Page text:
Fathom Mag

Published on:
December 22, 2019
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2 min.
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Baby Jesus

He wants to hold Jesus, like Simeon did.
Rachel Joy Welcher

My sister says that her toddler, my nephew, has been carrying around a piece from their nativity set everywhere he goes. “Baby Jesus,” he says, clutching the small, carved child to his chest. And it struck me this morning, how beautiful that is, that through the incarnation, a baby can feel kinship with Christ. That real children looked Jesus in the face when he was also a child. Babies sitting together on the ground. God among us. 

As adults we think about how Jesus understands our physical pain, loneliness, and social exhaustion. But my nephew knows that Jesus was at one time a baby. That he was small and needed help to reach things. That he cried and played and probably had a favorite animal. My nephew might not understand the full gospel yet, but what a beautiful place to start, with the kindness of God through the humility of Christ. For that is the foundation of all our hope, God’s kindness, which Romans 2:4 says is meant to lead us to repentance.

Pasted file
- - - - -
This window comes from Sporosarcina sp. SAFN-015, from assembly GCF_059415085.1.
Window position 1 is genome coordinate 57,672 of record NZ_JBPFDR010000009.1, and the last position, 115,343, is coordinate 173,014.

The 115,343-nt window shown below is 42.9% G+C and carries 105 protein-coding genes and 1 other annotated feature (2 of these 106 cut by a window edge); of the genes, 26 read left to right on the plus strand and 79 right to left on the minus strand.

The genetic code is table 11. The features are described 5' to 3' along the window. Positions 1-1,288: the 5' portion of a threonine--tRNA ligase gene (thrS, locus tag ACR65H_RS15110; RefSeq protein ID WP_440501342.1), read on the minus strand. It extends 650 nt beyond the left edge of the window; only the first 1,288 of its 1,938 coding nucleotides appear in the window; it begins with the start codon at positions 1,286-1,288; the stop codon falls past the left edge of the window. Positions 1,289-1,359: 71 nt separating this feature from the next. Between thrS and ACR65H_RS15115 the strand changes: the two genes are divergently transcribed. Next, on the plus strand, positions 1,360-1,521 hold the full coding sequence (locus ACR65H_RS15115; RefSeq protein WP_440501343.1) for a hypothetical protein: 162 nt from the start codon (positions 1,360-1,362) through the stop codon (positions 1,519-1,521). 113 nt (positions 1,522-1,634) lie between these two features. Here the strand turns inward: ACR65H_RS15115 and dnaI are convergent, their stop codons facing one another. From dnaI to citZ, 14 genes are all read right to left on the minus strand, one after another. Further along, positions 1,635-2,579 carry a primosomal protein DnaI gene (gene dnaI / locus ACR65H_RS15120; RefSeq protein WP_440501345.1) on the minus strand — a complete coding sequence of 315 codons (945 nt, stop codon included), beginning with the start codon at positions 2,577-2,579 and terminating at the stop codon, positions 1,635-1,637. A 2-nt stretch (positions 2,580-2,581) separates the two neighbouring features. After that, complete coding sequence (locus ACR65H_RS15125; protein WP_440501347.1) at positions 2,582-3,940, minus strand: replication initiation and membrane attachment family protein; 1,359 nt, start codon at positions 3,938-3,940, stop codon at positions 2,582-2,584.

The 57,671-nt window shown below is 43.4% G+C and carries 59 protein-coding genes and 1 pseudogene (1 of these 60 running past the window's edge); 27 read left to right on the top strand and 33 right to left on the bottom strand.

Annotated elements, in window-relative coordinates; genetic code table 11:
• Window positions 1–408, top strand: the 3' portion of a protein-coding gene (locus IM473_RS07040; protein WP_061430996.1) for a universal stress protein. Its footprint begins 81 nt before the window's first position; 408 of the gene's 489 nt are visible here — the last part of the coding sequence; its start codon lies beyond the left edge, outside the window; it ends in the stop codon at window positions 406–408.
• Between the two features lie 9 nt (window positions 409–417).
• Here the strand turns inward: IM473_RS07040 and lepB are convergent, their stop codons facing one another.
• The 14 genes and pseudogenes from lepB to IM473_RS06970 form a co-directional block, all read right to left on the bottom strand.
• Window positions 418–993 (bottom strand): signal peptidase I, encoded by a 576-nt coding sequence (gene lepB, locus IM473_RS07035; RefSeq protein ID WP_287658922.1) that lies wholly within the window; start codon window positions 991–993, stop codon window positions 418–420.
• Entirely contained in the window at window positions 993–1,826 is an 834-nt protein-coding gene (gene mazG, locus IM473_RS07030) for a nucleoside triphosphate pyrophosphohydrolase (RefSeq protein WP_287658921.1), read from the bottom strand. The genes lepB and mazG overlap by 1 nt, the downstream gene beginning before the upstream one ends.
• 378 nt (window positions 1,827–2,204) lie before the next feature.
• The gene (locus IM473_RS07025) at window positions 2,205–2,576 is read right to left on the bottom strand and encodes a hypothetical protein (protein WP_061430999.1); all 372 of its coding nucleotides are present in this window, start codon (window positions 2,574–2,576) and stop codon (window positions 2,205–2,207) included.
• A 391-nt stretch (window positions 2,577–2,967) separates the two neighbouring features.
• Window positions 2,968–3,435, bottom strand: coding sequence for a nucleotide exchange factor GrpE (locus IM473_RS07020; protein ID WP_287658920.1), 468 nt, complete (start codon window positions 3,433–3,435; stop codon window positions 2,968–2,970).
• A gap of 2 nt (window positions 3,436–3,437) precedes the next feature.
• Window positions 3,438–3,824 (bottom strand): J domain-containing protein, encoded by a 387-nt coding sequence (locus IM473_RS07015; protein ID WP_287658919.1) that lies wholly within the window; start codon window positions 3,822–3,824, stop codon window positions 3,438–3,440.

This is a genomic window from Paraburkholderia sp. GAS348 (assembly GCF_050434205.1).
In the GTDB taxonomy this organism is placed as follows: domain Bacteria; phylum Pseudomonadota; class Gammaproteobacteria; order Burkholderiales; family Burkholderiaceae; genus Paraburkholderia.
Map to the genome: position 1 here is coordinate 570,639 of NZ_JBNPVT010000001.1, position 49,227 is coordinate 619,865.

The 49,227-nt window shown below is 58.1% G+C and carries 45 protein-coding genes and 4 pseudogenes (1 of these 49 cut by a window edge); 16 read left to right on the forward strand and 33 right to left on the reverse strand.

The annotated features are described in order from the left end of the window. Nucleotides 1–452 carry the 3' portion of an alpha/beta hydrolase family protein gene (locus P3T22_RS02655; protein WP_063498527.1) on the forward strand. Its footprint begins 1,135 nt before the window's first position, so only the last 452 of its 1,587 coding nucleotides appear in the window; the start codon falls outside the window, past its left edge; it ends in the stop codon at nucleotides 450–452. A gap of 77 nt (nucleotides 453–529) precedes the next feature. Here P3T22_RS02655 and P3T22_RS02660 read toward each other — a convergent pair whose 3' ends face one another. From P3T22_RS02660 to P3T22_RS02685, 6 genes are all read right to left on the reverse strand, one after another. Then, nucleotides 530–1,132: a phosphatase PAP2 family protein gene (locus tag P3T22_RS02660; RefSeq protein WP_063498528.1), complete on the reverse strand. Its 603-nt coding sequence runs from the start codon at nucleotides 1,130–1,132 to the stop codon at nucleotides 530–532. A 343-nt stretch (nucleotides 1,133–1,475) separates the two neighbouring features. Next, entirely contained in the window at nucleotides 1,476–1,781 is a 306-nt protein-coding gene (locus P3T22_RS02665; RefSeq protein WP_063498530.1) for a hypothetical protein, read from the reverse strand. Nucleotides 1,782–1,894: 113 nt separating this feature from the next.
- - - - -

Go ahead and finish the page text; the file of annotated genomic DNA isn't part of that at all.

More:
I talked to my husband about this in the car, and he brought up the elderly. Is there a miniature for our senior saints to cling to as they grow older than Jesus lived? He died in his thirties, wretched and humiliated, but he never experienced the grief of cancer or suffering of chemotherapy. One friend wondered if Jesus could understand what they felt like when they were sexually assaulted, having no record that he experienced that particular evil. Is there a Jesus for rape victims to hold, close to their chests? Or for those with dementia, living out their remaining years in a nursing home?

Of course we don’t need carvings or pictures or candles to feel close to Christ. But sometimes we find a small, smooth, cross to hold in our hands when we feel like life is too much to bear. Or our toddler grabs Jesus from our nativity set, because he knows it represents someone important. He wants to hold Jesus, like Simeon did. Like I do when I squeeze the cross, and feel the shape of suffering and love in my hands, knowing that God joined us here for a time, and knows what it means to be human because He formed us. Because we were His idea. Because he took on human flesh, was born of a woman, lost his baby teeth, learned to walk, and had best friends. God with us. Immanuel.

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Rachel Joy Welcher
Rachel Joy Welcher is an editor-at-large at Fathom Magazine and an Acquisitions Editor for Lexham Press. She earned her MLitt. from The University of St. Andrews. She is the author of two collections of poetry: Two Funerals, Then Easter and Blue Tarp, and the book, Talking Back to Purity Culture: Rediscovering Faithful Christian Sexuality (InterVarsity Press, 2020). You can follow her on Twitter @racheljwelcher.
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